I have recently had a few conversations with 20-something women who talk about how many books they own. Like, they actually purchase EVERY book they read. (And in particular, I was talking to people about real, physical books, but this can also apply to Kindle/other purchased eBooks or audiobooks)


WHY is this? Why do so many people still buy books?


I grew up with a mother who works in the library system, and even before she started working there I have MANY memories of going to the library and excitedly picking out books. I can't even remember a time in my childhood when we bought an actual book*. So I'm enlisting your help because maybe I'm too far in love with the library system to see an outside point of view?


* OH, okay, wait, that's a lie. There was a brief period in my teens when I decided I wanted to collect all the Janet Evanovich paperbacks in the Stephanie Plum series- I think I just had a lot of disposable income and thought I "needed" a collection of something? And we definitely bought all the Harry Potter books. Other than those... no book purchases.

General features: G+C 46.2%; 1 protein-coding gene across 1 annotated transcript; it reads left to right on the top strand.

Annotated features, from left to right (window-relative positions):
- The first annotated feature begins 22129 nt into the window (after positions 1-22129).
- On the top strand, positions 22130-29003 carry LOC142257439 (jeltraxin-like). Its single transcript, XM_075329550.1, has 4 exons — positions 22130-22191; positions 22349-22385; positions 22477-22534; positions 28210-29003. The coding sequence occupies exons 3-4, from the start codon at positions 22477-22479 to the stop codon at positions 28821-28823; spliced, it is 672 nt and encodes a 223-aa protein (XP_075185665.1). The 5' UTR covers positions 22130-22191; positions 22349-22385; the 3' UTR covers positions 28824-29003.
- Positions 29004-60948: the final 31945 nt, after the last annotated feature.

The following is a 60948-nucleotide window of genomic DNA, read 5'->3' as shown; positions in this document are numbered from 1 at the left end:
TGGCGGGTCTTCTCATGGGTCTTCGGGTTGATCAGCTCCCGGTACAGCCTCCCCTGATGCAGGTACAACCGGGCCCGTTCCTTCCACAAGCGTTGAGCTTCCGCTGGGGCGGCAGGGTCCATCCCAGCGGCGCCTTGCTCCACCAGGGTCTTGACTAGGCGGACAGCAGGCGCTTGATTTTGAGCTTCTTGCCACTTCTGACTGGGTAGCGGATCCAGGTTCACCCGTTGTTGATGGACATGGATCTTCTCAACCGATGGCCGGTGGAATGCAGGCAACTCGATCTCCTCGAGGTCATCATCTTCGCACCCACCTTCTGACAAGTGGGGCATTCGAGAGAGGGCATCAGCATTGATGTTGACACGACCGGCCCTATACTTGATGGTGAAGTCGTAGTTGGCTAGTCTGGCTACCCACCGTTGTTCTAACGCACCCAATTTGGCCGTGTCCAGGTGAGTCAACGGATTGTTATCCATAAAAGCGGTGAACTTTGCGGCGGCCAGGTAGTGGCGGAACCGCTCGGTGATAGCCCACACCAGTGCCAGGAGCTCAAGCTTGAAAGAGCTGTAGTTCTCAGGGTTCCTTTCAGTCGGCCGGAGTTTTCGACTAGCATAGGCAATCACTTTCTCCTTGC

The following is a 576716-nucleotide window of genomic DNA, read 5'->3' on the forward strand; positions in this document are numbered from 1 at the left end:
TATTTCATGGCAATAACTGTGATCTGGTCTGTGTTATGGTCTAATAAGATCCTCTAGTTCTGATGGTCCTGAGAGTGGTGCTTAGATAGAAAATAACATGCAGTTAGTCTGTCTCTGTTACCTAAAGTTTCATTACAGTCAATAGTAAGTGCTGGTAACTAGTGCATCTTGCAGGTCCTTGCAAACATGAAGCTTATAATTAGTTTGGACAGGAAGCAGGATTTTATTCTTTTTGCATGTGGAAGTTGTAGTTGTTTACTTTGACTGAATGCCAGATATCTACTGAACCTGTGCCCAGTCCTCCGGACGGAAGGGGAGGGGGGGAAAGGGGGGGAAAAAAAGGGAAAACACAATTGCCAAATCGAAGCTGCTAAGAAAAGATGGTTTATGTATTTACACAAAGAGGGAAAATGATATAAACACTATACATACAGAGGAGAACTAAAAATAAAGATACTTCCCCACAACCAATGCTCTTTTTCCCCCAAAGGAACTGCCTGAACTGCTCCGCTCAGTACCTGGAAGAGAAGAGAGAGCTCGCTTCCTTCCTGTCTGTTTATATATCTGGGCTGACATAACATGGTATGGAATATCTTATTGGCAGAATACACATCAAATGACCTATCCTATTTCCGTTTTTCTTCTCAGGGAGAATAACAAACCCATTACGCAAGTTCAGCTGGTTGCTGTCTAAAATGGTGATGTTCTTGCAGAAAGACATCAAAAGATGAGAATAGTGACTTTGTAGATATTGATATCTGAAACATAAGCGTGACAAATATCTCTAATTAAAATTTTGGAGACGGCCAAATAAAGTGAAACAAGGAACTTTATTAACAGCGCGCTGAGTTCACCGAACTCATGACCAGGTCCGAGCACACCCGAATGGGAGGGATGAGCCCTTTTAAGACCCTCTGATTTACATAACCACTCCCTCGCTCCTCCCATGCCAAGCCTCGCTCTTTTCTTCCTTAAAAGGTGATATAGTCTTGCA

Possible reasons why people still buy books:


1. Waiting list for books at the library is too long.

I commiserate with this reason. I do get bummed when I hear about a new book, and then I go to put it on hold and I'm number, like, 3 million on the waiting list. (I am currently waiting for 'The Subtle Art of Not Giving a F*ck'... I think I'm approximately number 50 on the list) I've accepted the fact that whenever there is a popular new book, it's going to be awhile before I read it. Mostly I read books that are a few years older so there's little to no waiting list.



2. Library doesn't have the desired book.

I have also run into this issue with a few books that I wanted to read. So far, I haven't quite figured out how to solve this problem. I know that you can often request an Inter-Library Loan (ILL) if another library in your area has the book. But I tried that once and they said that no one had the book. So, so far, I'm just skipping any books that aren't at the library.



3. Checkout period is too short.